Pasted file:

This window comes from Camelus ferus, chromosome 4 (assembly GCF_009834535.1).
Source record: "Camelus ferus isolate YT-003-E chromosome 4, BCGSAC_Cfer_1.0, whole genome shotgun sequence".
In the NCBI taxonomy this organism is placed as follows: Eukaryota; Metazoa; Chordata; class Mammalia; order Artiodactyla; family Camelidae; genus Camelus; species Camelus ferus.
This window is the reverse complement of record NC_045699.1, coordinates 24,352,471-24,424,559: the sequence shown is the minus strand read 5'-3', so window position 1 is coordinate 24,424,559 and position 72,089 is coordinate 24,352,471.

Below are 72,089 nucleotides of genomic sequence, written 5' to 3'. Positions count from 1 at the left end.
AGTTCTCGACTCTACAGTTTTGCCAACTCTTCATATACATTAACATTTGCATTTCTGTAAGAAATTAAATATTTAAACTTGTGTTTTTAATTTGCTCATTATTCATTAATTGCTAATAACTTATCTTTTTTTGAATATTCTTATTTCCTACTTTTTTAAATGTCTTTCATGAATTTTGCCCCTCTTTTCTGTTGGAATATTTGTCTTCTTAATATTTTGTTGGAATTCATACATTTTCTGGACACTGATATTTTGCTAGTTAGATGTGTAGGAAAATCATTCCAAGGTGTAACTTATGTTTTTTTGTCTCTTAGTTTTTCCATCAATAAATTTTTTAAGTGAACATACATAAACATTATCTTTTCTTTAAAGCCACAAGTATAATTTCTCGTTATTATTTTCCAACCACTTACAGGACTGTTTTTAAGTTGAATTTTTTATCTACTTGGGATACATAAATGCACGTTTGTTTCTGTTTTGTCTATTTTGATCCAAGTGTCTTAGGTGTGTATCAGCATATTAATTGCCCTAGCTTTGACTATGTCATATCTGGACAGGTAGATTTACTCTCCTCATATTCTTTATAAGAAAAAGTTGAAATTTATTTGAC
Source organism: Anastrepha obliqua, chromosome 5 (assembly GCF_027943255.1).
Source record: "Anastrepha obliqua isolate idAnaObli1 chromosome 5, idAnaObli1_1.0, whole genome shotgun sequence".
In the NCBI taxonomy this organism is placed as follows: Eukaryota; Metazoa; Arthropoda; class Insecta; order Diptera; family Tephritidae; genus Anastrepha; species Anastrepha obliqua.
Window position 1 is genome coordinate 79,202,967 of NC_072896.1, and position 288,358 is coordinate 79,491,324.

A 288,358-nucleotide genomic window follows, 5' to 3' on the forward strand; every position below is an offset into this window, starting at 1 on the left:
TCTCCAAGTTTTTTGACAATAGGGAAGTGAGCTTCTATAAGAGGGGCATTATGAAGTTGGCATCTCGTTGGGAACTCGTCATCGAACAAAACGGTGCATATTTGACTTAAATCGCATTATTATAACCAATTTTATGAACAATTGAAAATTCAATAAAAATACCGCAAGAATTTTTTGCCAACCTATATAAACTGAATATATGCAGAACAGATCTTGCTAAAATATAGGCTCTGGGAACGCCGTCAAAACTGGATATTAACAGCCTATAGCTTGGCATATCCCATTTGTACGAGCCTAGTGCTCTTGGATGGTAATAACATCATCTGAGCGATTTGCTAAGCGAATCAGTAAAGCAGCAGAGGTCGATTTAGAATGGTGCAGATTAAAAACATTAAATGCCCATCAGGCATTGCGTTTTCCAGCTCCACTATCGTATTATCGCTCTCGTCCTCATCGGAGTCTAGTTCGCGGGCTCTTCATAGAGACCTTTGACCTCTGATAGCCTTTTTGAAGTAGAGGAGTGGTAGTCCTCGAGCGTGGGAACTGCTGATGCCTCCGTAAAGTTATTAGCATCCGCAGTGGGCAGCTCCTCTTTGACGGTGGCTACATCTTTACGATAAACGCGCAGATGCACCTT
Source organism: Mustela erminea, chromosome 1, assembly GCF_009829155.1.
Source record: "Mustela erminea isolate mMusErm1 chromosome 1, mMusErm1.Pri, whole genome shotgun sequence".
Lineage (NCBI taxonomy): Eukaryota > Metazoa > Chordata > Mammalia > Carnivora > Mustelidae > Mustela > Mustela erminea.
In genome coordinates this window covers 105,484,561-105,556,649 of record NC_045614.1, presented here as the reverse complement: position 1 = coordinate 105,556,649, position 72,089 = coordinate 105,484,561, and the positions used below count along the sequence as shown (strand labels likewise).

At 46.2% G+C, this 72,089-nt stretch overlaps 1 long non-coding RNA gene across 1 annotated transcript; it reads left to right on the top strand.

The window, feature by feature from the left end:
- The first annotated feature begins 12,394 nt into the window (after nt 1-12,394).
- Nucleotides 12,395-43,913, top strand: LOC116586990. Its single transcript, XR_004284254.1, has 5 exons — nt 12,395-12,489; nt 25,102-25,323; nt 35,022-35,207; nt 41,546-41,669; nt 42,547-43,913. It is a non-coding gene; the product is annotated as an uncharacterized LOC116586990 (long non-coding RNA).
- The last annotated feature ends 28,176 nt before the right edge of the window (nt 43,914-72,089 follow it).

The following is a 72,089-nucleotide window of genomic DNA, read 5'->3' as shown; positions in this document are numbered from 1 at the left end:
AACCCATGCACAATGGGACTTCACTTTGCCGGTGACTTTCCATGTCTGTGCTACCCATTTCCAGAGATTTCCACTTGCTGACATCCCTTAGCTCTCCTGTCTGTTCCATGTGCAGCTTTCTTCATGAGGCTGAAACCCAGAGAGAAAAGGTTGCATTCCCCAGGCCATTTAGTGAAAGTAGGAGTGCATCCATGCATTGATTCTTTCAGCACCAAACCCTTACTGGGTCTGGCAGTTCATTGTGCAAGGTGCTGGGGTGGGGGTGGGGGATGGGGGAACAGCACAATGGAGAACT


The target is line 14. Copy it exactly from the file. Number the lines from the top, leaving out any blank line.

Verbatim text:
Source record: "Mustela erminea isolate mMusErm1 chromosome 1, mMusErm1.Pri, whole genome shotgun sequence".